Have you ever tried to define what a parable is?  What is a fable?  We have an idea what they are, basically, short stories with fictional characters that have a moral lesson.  People love stories, and these are a great way to teach, which Christ did.

Included within the game is a booklet that gives brief descriptions of the treasures on the game board.  Some real, some only myths, and some of the treasures I just made up.  A footnote section at the back of the instructional booklet lists real treasure findings.  There is also some discussion about things on the game board.  What is an archeologist?  Who was Dr. Livingston?  What is a herpetologist?  Where is Shangri-La?

The following comment was placed in the footnote section concerning the difference between a parable and a fable.     

A parable is a brief story that illustrates a moral or religious lesson.  It differs from a fable that uses animals or inanimate objects as actors while parables generally feature human actors.  Jesus often taught his followers by use of parables.”

I don’t think people take the time to read the booklet given with the game.  Most of the time we are in too big of a hurry, including when we are playing the board game.  Such is the pace of our lives.  Consequently, we miss a lot of lot of little factoids, and truths. It takes time to search for those drops of wisdom and truth, but they can make the playing of the game that much more rewarding.  I think our lives are often the same way.  We are searching for life’s treasure often in the wrong places. 

Early this morning I read from the book of Matthew, Chapter 5.  Not one of the parables of Jesus, but his Sermon on the Mount, the Beatitudes. Now that is real treasure.  I could read it ever day, and never get tired of it.  If I had a large diamond, I suppose I would love looking at every day, but I don’t.  Instead, I will enjoy my treasure of living for Christ, and holding onto those beatitudes.

Money Won

Who of us has not had thoughts of winning money.  When I was a kid in the 1960’s, a friend of mine won $135 on bingo night.  That totally impressed me.  I was about thirteen years of age at the time and got paid only $5 to mow a yard.  It would take me all summer to earn as much as he won in one night.  I think it cost about $10 to enter the bingo tournament.  His parents entered him in the tournament, something mine would never have even considered.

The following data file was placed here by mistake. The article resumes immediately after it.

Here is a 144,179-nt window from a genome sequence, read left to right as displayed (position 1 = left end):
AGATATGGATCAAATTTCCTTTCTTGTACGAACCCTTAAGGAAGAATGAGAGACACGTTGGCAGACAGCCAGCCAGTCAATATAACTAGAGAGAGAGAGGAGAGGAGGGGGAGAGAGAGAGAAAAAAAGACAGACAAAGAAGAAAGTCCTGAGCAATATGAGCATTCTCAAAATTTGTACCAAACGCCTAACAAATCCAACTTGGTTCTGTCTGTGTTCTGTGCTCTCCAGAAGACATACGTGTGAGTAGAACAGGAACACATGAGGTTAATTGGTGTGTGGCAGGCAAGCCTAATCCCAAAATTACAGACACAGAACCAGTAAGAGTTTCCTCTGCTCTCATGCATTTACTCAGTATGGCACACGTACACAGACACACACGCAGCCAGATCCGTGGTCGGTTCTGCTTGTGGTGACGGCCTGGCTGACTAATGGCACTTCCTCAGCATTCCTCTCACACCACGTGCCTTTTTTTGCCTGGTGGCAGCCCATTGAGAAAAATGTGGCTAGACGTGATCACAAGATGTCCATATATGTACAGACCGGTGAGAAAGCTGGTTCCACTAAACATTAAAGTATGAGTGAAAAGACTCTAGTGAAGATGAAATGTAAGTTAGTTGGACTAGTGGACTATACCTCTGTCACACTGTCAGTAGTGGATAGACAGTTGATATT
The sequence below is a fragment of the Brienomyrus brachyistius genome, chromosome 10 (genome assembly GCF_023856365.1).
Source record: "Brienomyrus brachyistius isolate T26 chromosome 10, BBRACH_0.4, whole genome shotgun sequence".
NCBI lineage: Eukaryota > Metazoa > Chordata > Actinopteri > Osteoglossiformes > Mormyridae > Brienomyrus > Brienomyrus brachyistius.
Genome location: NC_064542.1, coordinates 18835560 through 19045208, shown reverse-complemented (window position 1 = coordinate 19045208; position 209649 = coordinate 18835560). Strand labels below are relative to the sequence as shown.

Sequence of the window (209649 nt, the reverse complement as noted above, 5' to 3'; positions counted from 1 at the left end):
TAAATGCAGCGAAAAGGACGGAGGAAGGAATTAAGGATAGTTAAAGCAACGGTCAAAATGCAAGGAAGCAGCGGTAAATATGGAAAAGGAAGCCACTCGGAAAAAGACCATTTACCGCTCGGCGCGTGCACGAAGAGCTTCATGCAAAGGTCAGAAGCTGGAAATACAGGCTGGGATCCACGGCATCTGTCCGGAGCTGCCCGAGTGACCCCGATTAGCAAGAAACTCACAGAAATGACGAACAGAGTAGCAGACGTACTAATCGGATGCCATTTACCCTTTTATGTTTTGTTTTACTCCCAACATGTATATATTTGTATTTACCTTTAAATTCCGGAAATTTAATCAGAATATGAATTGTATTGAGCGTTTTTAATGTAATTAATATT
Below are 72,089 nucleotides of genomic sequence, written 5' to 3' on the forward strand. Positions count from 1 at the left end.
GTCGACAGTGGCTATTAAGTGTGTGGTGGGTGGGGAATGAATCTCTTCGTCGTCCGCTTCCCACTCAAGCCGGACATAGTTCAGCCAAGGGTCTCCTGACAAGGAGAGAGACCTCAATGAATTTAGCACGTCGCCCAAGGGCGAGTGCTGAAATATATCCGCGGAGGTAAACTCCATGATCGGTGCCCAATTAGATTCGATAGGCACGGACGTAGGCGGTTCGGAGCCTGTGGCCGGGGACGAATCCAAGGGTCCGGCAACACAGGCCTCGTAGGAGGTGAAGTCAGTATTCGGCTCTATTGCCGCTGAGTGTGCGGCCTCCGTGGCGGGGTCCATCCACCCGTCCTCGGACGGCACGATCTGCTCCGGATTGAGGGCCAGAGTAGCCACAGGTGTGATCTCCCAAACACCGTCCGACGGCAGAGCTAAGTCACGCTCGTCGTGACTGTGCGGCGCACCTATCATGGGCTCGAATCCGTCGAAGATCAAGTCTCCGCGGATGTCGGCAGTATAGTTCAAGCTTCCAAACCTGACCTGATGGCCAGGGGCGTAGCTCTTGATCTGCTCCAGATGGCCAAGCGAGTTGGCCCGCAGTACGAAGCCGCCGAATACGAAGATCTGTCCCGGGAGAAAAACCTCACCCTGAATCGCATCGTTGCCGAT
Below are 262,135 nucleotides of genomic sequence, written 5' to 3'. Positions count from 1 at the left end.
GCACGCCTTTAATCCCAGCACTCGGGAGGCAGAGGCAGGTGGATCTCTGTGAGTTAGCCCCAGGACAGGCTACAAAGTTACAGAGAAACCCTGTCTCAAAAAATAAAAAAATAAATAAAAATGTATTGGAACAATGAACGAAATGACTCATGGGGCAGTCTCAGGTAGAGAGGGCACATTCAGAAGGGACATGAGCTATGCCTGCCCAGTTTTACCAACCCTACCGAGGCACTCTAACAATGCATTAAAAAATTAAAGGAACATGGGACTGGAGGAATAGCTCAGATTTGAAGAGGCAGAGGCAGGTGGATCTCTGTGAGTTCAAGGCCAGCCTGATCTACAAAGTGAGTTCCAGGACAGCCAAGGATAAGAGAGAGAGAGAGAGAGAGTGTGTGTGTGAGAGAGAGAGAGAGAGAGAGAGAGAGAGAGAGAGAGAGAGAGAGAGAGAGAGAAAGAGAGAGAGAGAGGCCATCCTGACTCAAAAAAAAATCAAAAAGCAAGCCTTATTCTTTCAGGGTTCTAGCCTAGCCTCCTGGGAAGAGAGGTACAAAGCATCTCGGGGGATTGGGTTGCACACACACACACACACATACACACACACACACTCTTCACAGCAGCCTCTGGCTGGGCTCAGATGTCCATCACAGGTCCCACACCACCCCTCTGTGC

I attended a conference one time in Vegas and meandered through some of the casinos to check things out.  I don’t know how to gamble, so I passed the time watching others lose their money.  I heard some commotion at one of the craps tables.  I put a quarter down to place a bet, and maybe learn how to play.  One of card dealers asked me what I was doing. 

“I’m  placing a bet,” I told him.  “Not here,” he said, adding, “See that guy with the dice?  He won over $1,000,000 last night.  Some of those chips of his are $10,000.  You can try your luck at another table.”  I retrieved my quarter and looked for another way to lose my 25 cents. 

I bought a lottery ticket for a dollar one time when the jackpot was over $100,000,000 but forgot to check if I had won or not.  That’s about it for me as far as winning money.  Yet, I think it about often, that is, if I ever were to win money in Vegas or the lottery.  I think we all do.

I included on the Treasure Trove board game a situation whereby a player can win money.  The following card is a play on words, but still fun for the player drawing the card. In Korea, the currency is called the “won,” just as we have the dollar. 


Siberian Fireball

Tunguska Blast

I have always been fascinated by the remoteness of Siberia.  A board game that I played as a kid was called Risk.  I loved it.  Each player tries to conquer the world with armies.  I liked looking at the geography of the map on the game board.  Places like Kamchatka, Irkutsk, Siberia, Madagascar, and New Guinea all captured my imagination.  When I would hear or read about places like Lake Baikal in remote Asia, my mind would race back to my Risk playing days.

When I created the board game Treasure Trove I wanted to include strange places, exotic animals, ancient cities, and fabled treasure that would capture the imagination of young minds who might play the game.  One such place was the mysterious blast in a remote part of Siberia that leveled over 80 million trees.  The Siberian Fireball as many now call it, took place near Tunguska in 1908.  It was not seriously scientifically evaluated for many decades later.  At first it was assumed to have been a meteorite, but there is no large crater.  Now it is thought to probably have been a comet that exploded in the atmosphere.  There are plenty of other hypothesis including:  A black hole went through the earth, a chunk of antimatter falling from space( I am not exactly sure what antimatter is), a natural H-bomb (whatever that is), or the explosion of an alien spacecraft.  A lot of Star Trek theories I suppose.

I have several places on the game board of Treasure Trove that involve strange phenomena such as the Bermuda Triangle or The Giants of Nazca.  It is fun to expose kids playing the game to the many fascinating places our planet has to offer.